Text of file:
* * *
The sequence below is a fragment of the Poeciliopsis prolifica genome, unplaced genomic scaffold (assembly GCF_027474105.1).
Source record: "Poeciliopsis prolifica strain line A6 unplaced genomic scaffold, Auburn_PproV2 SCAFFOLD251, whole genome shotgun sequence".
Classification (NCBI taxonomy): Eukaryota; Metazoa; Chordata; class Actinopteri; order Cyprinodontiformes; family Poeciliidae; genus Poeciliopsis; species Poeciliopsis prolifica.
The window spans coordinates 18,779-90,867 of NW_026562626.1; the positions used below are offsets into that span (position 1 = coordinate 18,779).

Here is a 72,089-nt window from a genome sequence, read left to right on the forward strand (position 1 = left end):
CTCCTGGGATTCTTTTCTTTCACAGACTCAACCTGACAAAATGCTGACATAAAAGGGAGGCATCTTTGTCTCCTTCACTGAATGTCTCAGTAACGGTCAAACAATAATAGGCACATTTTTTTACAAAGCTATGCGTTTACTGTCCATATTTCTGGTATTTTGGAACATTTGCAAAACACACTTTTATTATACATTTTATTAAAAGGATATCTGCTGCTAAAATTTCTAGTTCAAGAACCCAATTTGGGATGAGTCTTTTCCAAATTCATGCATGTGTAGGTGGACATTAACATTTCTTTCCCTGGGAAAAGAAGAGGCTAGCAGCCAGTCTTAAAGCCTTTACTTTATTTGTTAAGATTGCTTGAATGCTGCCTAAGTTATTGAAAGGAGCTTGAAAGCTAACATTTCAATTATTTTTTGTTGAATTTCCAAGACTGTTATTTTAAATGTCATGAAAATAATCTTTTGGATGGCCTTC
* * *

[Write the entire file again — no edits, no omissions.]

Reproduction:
The sequence below is a fragment of the Poeciliopsis prolifica genome, unplaced genomic scaffold (assembly GCF_027474105.1).
Source record: "Poeciliopsis prolifica strain line A6 unplaced genomic scaffold, Auburn_PproV2 SCAFFOLD251, whole genome shotgun sequence".
Classification (NCBI taxonomy): Eukaryota; Metazoa; Chordata; class Actinopteri; order Cyprinodontiformes; family Poeciliidae; genus Poeciliopsis; species Poeciliopsis prolifica.
The window spans coordinates 18,779-90,867 of NW_026562626.1; the positions used below are offsets into that span (position 1 = coordinate 18,779).

Here is a 72,089-nt window from a genome sequence, read left to right on the forward strand (position 1 = left end):
CTCCTGGGATTCTTTTCTTTCACAGACTCAACCTGACAAAATGCTGACATAAAAGGGAGGCATCTTTGTCTCCTTCACTGAATGTCTCAGTAACGGTCAAACAATAATAGGCACATTTTTTTACAAAGCTATGCGTTTACTGTCCATATTTCTGGTATTTTGGAACATTTGCAAAACACACTTTTATTATACATTTTATTAAAAGGATATCTGCTGCTAAAATTTCTAGTTCAAGAACCCAATTTGGGATGAGTCTTTTCCAAATTCATGCATGTGTAGGTGGACATTAACATTTCTTTCCCTGGGAAAAGAAGAGGCTAGCAGCCAGTCTTAAAGCCTTTACTTTATTTGTTAAGATTGCTTGAATGCTGCCTAAGTTATTGAAAGGAGCTTGAAAGCTAACATTTCAATTATTTTTTGTTGAATTTCCAAGACTGTTATTTTAAATGTCATGAAAATAATCTTTTGGATGGCCTTC